The Ely Times
Gov. Steve Sisolak signed into law last Friday, the bill designed to repair the flaw in the voter approved firearms background checks law.
The Assembly scored enough votes to mandate background checks for private firearm purchases and transfers.
Attorney General Aaron Ford expressed his approval of the bill. He said, “Since 2016, Nevadans awaited the implementation of common-sense gun background checks, and today, I’m proud to say that their wait is over. This is dedicated to the many Nevadans who have lost a friend, family member or coworker to preventable acts of violence. The senseless tragedy in Parkland almost a year ago to the day is just one of many acts of violence that spurred this meaningful public safety bill. It is my hope that today will be remembered as a day of action, when Nevada chose to be a part of the solution to gun violence.”
On Tuesday, legislators heard more than eight hours worth of testimony on SB 143 during a Joint Meeting of the Senate Committee on the Judiciary and the Assembly Committee on the Judiciary. This included testimony from Ford, who discussed his desire to carry out the will of the people by implementing this critical public safety measure.
John Ellison, Assemblyman for District 33 had a much different stance on the bill. In a statement to The Ely Times, Ellison that indicated a divide in the legislature. Ellison explained that every Republican representative voted against the bill.
“This week, we saw Democrats set the tone for the 2019 legislative session. rushed and divisive. As the Assembly voted to pass SB143 with every Republican voting against this bill, Republicans were silenced and prohibited from expressing their opposition to the bill. “Since the introduction of this bill, Democrats have broken the process for cheap political tricks. On Monday, my colleagues in the Assembly Republican Caucus held a press conference to inform the public of the Democrats’ plan to ram this poorly conceived bill through both houses and over to the governor’s desk.”
Ellison explained in the statement that he was unable to attend the press conference due to a medical issue. He also described how the Republicans requested to have the bill referred to the Ways and Means Committee to further vet the potential fiscal impact to state and local government. In an unusual move, Assembly Democrats rejected this request on a straight party line vote.
“What it will do is create confusion and undue financial burdens on law abiding citizens and gun dealers who participate in the sale or transfer of firearms. The additional time burden and cost to Nevada’s citizens is unreasonable and there are still many situations where it is unclear as to what will be legal and what will be illegal when SB143 goes into effect in January of 2020.”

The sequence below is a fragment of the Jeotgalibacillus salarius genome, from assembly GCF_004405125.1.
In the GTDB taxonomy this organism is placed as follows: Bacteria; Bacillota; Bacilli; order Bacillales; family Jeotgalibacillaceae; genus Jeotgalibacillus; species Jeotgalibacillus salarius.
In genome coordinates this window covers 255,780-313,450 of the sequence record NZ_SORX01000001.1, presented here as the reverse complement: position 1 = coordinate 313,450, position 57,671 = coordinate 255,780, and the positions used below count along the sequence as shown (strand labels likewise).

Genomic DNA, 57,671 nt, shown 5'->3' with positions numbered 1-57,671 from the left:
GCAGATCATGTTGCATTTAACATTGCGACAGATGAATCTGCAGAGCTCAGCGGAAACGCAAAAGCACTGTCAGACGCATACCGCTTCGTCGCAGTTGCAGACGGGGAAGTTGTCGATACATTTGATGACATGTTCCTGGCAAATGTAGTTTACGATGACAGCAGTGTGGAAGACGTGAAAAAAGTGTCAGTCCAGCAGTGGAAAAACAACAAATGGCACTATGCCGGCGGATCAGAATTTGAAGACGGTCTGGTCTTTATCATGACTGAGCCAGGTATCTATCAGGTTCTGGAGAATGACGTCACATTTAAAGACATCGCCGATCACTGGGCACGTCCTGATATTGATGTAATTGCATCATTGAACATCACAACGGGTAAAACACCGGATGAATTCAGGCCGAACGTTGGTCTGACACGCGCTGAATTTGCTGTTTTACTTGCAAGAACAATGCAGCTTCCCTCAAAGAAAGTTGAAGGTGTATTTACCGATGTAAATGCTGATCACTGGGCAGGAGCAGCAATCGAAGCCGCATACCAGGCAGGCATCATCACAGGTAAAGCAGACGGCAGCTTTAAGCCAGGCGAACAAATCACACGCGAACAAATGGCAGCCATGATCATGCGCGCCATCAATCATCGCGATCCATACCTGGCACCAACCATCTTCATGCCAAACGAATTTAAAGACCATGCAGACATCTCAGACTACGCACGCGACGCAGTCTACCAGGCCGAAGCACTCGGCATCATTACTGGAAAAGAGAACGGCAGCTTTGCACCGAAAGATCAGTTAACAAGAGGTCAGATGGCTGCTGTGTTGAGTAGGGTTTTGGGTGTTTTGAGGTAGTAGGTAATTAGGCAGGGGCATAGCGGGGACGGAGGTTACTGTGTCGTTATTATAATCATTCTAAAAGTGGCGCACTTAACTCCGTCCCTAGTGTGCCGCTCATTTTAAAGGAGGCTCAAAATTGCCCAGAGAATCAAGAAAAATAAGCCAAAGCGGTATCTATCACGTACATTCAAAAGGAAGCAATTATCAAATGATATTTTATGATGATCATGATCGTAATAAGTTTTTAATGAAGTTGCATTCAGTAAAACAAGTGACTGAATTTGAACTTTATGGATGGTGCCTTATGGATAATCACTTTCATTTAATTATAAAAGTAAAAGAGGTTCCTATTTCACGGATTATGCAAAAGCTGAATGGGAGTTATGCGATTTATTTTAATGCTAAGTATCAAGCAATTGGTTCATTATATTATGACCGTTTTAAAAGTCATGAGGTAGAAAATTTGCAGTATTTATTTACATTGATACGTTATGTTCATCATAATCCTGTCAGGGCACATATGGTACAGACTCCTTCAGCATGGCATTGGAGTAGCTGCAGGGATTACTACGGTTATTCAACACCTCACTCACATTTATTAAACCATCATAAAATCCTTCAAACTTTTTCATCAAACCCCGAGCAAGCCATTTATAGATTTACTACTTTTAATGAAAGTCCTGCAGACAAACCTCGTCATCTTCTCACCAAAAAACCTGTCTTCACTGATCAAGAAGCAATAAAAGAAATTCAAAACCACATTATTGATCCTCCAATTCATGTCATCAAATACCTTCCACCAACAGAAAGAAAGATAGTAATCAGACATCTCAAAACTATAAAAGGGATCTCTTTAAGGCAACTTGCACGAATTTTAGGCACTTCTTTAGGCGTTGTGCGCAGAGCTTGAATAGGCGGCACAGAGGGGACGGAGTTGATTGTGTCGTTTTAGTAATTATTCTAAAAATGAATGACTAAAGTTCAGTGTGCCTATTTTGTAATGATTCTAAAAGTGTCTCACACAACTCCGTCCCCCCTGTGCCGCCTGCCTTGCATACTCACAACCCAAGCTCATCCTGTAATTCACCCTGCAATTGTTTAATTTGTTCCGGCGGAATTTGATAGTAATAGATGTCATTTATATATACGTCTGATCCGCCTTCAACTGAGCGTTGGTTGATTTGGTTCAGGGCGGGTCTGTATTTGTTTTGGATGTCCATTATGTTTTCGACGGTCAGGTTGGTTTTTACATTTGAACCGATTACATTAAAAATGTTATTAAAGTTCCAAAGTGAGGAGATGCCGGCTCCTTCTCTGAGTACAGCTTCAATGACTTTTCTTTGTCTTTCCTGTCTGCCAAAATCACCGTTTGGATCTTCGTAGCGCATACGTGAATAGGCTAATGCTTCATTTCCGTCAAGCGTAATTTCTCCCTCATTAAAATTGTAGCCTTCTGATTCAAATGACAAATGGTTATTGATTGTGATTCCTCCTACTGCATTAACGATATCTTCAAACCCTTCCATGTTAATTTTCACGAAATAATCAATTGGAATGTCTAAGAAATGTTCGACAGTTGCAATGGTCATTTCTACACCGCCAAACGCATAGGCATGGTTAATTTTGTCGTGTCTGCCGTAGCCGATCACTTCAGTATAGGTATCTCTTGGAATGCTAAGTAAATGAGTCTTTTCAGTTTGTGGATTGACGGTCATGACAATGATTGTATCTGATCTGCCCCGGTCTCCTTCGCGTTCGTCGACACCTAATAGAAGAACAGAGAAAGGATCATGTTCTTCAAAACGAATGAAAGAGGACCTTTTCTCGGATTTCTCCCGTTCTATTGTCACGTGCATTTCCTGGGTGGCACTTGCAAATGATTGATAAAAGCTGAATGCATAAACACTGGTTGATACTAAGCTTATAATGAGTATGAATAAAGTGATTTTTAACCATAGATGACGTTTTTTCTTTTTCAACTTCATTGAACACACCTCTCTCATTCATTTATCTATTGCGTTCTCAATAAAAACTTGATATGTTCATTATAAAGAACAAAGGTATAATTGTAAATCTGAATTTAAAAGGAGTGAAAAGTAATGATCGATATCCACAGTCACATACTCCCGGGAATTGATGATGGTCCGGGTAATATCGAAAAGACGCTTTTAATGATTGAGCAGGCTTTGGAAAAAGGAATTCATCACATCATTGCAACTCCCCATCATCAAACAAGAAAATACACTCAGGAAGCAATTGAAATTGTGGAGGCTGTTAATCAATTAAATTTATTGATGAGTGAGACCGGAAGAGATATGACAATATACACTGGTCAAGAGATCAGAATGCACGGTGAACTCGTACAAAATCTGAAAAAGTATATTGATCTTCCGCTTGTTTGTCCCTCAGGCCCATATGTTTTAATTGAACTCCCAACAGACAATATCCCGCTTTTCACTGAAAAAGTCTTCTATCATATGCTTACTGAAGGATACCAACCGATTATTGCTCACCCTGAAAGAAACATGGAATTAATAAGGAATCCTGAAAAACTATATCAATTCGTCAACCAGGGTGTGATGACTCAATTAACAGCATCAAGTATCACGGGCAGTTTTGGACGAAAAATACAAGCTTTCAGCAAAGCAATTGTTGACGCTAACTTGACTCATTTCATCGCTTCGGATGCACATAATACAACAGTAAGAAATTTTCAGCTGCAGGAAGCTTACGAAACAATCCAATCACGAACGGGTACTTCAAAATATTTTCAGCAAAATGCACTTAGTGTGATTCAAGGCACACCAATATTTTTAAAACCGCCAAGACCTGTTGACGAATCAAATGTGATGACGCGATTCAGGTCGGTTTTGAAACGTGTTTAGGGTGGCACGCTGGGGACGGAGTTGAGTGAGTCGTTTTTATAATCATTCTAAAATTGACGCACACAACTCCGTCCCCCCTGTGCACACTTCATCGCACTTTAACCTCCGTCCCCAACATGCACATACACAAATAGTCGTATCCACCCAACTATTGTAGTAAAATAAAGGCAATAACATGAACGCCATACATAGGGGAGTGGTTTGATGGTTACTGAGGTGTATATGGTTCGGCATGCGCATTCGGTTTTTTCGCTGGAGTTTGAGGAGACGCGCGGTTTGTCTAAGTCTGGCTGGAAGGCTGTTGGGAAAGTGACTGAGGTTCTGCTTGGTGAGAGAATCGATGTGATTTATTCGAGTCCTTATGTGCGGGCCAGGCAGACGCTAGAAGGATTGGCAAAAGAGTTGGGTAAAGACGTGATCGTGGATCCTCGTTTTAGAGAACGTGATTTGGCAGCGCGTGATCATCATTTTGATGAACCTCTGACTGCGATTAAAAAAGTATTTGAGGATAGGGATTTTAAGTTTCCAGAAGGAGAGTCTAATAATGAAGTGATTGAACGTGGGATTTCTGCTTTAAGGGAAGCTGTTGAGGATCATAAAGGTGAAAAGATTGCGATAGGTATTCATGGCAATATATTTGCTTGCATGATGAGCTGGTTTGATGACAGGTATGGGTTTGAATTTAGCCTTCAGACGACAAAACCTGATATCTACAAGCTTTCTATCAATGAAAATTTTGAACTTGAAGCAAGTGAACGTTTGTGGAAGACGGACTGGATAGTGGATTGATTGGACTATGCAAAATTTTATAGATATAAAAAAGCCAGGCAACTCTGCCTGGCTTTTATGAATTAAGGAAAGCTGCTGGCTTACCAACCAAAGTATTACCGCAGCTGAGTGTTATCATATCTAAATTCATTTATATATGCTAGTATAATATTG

The Bill has until 2020 to go into affect. Many questions are still floating around, and several responsibilities of a gun store will have to be clarified as well. Will the store have to take possession of a gun into their inventory? How will the store go about collecting sales tax? And reporting of it?
Even though the bill allows a store to collect a reasonable fee for providing this service, a store would have to collect sales tax on a sale they didn’t make, and pay a commerce tax on a a item they didn’t sell.
This could discourage gun store from handling these transactions. And in Ely, where there is only one store that handles the sale of firearms, and background checks, this could severely limit the available options for private party transfers.
Susan Keough, Manager of Sportsworld, said, “Whatever is determined, Sportsworld will be compliant”.
Legislators heard more than eight hours worth of testimony on SB143 during a Joint Meeting of the Senate Committee on the Judiciary and the Assembly Committee on the Judiciary.
White Pine County Sheriff Scott Henriod was contacted to see what affect it will have on the sheriff’s office enforcing the law. Henriod said “The affect it will have on the Sheriff’s office will be minimal. It will be hard to enforce if not impossible.. The honest people will follow the law, but the criminals will still do what they do, steal and lie”.
Prior to this bill, state background checks were conducted through Nevada’s background check system on all firearm purchases involving licensed dealers. Ford’s news release detailed dates between 2012 and 2014, more than 5,000 gun sales sales in Nevada to prohibited people including felons, domestic abusers, and fugitives.
Henriod said, “It will be interesting to see how the FBI responds, with possible increase in background checks they will have to perform. The last time the bill passed, the FBI advised the AG they would not being doing them.”